Mr. Ellis and Governor Hadley are en
thusiastic river navigation men and they
will both speak at the meeting of the Mis
souri River Navigation congress.
Plans are now forming for an elaborate
entertainment for the grain men December
16. Delegations are expected from all the
prominent grain centers In the country.
St. Louts promises to send twice as many
as came last year. Buffalo is expected to
send a special car. Chicago, Minneapolis,
St Paul and Milwaukee will also furnish
One of the events of the day will be the
awarding of the Colorado oat trophy worth
(1,600 by Governor Shafroth of that state.
The trophy will go to the exhibitor who
shows the best peck of oats at the exposition.
Nobody Is Too Old
to learn that the sure way to cure cough
or cold 'is with Dr. King's New Discovery.
GOo and (1.00. Sold by Beaton Drug Co.
Bee Want Ads are Business Boosters.
For Nebraska Generally fair Friday;
For lo-a Generally fair and warmer
"-p"'neratures at Omaha yesterday;
6 a. m 33
8 a. m 33
to Save Shoe
As previously announced we
are going to confine our men's
shoe prices to (2 60. 3.60 and (4.80
with one exception Burt A Pack
ard's guaranteed patent leathers,
at (4 00. Our boys' shoe prices
to (1.60, (2.00 and (2.60.
In consequence of this
derision we now offer the
following bona fide reduc
tions, which we advise you
to take advantage of.
All SS.OO, SB.60 and (I CQ
.00 men's shoes.
All 4 shoes, emesrt avt CA
guaranteed pa teats
Txa iohs or qvaxztt clotxbs
Next time you buy flour
don't just order "a sack of flour"
be particular tell the grocer to
send you a sack of
The Flour of Perfect Purity
r-sTHE FLOUR "1
Sunkist Flour is made from
plump, sweet wheat berries from
the very pick of Nebraska's
wealth of sun-ripened golden
wheat That's what gives Sun
kist its rich creamy color and its
fine wheaten flavor.
Sunkist is worth 25 cents a sack more than ordinary .flour, yet
it costs you no more. .
Maney Milling Co., Omaha
DETAILS OF ASTOR
CASE ARE WITHHELD
Attorney C. H. Yoaaar. Referee la
Bait, Will loos Be Able to Re
port to Coart.
NEW YORK, Oct. ZS.-A1I information
concerning the action for a legal separa
tion which Mrs. John Jacob Astor Is re
ported to have brought against her hus
band, Colonel Astor, Is being carefully
withheld from the public, though It was
stated today that Lawyer C. H. Toung
would soon be able to submit his report as
referee to the court. It Is further stated
that In lieu ef alimony, should the sep
aration be granted. Colonel Astor will make
a division of hla property for the benefit
of Mrs. Astor. So far as can be learned,
Mrs. Astor has given do testimony before
7 a. m
8 a. m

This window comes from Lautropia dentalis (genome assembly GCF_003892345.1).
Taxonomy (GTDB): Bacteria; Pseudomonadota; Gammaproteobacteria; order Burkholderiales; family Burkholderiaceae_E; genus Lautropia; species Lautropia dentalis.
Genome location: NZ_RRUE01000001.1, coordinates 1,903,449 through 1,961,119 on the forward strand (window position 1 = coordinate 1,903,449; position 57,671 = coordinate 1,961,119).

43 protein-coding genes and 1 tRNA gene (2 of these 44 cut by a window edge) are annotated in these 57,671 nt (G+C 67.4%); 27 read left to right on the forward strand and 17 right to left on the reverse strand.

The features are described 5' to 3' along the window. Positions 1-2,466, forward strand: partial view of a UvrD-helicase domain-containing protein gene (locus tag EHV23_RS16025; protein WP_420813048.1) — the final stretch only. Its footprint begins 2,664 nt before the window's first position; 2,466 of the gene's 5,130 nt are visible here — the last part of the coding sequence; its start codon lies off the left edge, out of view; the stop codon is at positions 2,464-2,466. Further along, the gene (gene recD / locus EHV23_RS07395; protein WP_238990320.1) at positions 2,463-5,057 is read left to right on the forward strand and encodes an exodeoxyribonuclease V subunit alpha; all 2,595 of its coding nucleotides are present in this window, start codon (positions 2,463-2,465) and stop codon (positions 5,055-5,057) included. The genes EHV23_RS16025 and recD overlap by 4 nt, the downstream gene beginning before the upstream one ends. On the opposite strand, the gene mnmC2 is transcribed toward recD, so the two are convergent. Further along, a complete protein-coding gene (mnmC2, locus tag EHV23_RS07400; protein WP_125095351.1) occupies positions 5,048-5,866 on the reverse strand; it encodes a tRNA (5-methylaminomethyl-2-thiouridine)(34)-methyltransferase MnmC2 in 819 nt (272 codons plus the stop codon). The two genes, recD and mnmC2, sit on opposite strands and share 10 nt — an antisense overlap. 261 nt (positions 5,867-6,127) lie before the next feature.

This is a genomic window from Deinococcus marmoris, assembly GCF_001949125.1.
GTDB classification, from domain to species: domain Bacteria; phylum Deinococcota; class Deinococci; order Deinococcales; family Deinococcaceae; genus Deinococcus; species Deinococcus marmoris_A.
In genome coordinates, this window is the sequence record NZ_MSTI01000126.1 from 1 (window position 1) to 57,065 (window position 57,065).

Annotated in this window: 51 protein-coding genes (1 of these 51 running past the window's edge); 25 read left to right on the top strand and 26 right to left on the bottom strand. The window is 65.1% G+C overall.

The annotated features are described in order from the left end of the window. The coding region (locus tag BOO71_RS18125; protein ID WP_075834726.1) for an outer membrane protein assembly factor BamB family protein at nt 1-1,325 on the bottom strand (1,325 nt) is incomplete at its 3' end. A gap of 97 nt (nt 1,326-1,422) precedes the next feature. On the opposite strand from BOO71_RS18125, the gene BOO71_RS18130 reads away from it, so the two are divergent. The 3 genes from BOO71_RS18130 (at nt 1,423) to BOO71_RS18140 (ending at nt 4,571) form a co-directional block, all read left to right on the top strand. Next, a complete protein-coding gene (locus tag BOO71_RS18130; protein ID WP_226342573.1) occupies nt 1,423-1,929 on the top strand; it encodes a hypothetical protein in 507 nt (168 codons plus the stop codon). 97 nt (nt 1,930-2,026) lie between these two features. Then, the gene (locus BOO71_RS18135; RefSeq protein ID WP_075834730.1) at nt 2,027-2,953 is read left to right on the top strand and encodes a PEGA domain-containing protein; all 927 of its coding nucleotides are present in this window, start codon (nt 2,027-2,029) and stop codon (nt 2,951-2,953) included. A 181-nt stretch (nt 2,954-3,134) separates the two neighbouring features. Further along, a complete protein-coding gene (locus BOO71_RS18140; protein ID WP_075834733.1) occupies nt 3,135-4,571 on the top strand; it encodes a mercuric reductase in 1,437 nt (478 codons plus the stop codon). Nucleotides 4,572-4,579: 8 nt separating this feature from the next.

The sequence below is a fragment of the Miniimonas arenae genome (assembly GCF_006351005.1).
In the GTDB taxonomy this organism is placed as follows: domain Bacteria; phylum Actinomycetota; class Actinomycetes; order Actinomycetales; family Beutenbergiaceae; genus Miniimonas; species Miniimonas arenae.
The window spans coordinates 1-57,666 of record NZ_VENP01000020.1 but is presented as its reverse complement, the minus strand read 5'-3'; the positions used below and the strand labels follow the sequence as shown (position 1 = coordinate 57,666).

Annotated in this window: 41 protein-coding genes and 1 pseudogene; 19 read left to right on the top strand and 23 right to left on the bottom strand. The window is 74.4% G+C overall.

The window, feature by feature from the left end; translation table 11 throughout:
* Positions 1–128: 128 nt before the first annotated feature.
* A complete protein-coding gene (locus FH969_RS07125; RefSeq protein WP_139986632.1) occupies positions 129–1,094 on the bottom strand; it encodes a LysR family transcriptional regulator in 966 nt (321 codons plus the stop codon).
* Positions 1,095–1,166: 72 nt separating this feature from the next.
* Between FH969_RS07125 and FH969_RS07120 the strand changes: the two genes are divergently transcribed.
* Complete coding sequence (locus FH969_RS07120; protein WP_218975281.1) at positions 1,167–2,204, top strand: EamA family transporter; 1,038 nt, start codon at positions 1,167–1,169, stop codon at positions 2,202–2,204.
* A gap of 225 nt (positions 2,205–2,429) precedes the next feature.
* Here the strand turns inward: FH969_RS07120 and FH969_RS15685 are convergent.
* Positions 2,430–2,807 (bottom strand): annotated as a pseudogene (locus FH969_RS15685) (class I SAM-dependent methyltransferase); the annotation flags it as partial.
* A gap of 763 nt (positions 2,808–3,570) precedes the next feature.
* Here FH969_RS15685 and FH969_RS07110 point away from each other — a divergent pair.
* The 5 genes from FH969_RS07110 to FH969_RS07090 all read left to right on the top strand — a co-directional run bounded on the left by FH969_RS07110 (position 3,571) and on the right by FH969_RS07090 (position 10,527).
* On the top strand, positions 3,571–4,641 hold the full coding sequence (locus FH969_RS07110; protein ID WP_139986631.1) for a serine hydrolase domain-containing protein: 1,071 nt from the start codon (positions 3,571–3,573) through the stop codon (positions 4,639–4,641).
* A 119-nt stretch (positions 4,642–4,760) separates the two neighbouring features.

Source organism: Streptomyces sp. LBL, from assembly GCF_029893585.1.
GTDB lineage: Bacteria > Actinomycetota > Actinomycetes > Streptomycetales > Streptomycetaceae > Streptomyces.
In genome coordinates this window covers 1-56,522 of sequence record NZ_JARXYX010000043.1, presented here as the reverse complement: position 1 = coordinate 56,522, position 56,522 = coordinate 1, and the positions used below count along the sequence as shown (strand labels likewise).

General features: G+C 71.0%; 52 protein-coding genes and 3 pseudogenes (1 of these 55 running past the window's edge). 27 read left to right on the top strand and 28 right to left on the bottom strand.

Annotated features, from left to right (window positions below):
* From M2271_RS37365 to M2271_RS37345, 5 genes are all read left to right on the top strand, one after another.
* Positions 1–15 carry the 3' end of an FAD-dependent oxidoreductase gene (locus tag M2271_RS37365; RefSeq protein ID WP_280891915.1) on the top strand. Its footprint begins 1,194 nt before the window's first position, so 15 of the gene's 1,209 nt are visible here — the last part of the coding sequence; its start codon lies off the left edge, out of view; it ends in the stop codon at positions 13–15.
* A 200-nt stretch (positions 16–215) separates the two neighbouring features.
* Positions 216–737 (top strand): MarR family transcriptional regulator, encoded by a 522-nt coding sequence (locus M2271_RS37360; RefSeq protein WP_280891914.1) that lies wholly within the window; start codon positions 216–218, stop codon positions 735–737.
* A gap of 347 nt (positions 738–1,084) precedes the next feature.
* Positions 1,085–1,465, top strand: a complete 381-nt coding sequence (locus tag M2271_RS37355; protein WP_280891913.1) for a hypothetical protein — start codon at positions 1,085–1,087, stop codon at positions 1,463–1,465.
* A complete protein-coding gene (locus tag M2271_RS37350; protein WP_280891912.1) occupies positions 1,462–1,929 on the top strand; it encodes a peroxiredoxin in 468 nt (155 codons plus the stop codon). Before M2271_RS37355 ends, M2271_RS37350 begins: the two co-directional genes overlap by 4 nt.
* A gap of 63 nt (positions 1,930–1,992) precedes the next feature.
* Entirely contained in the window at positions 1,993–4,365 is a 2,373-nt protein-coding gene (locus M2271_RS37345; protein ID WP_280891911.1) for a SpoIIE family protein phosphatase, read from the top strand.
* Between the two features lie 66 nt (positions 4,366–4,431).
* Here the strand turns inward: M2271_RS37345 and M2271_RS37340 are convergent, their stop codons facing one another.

9 a. m
10 a. m
11 a. m
1 p. m
2 p. m
S p. m
4 p. m
5 p. m
7 p. m '.,
S p. m
S p. m
In your blood are the millions
V eorpuoclos that defend you
To make and keep these little soldiers
healthy and strong, is simply to make
end keep the blood of the right quality
Thu is just what Rood's Sarsaparille
Joes it helps the little soldiers in your
blood to fight disease for you.
It cures scrofula, ec tenia, eruptions,
catarrh, rheumatism, anemia, nervous
n"as, dyspepsia, general debility, sod
w ilds up the whole system.
OFFICE OF THE WEATHER BUREAU
OMAHA, Oct. 2$. Official record of tem
perature and precipitation,' compared with
the corresponding period of the last three
'earf: i0. 1W8. 1907. 19t.
Maximum temperature.... 67 2 CI 62
Minimum temperature.... 32 37 31 32
Mean temperature 44 60 41 42
Precipitation 00 .00 .00 .00
Temperature and precipitation departures
from the normal at Omaha since March
1. and compared with the last two years-
Normal temperature 4
Excess for the day .'!!!!!."."." 4
Total deficiency since March 1 "!"l&8
Normal precipitation 07 Inch
Deficiency for the day 07 Inch
lo'ai rainfall ulnce March 1 ... .24 ti'i Inches
Deficiency since March 1 2.S9 Inches
jenciency ror cor. period. 1H. . S.K Inches
Deficiency for cor. period. 1!W7.. 7.46 inches
Reports froat Stations at T P. M.
Station and State Temp. Mai. Raln-
of Weather. J p. ni. Temp. fail.
Bismarck, clear 44 64 .0J
Cheyenne, cloudy 64 70 !o
Chicago, clear 42 42 OJ
Davenport, clear 40 44 .0)
Denver, part cloudy tW 7a .00
Havre, clear 60 72 .00
Helena, clear 66 66 ,00
Huron, clear 48 62 .00
Kansas City, clear 64 82 .00
North Platte, clear 64 72 .00
Omaha, clear 60 M .0)
Rapid City, clear 64 7 .00
8t. Douts, clear 48 60 .0
Ht. Paul, clear 38 42 .00
halt Lake, cloudy 68 72 .00
alentlne, clear 68 72 .00
Wllllston, cloudy 00 60 .OJ
"T" indicates trace of precipitation.
1 I A. wk"-"
1 i iu i
Leaves Omaha, . , .7:30 P. F.l.
Arrives Lincoln, . 0:20 P.
Arrives Col. Sp'gs, 11:40 A. CI.
Arrives Denver, .12:15 P.
Arrives Pueblo, . .1:00 P.
Sunday. October 31st
chair car and din
ing car service
No. 17, Oklahoma tnd Texas' Express,
will leave Hmaha 4:05 Instead 4t40 P. M.
; G. S. PEHTECOST, D. P. A.
I4ih and Farnam Sis.,
OFFICE SPACE AVAILABLE NOV. 1ST
Room No. 406 has a south and west front, is 19y2x26y2
feet in dimension, and is so partitioned as to make three
offices. There is a large sized fireproof vault in connec
tion with this room. Rent $50.00 per month.
Room No. 413 is an inside court room, lSVfcxUVfe feet,
and has fireproof vault. Rents for $18.00 per month.
Room No. 623 is close to the elevator. I414x26 feet.
Has a vault in connection, and rents for $25.00 per month.
We offer for rent the building located at 914 Farnam
street, which is a one story and basement building. This
is in the wholesale district, being convenient to car line.
For further particulars call - '
The Dee Building Go.
Sbob Bonflas S3S
17th and Farn&xa St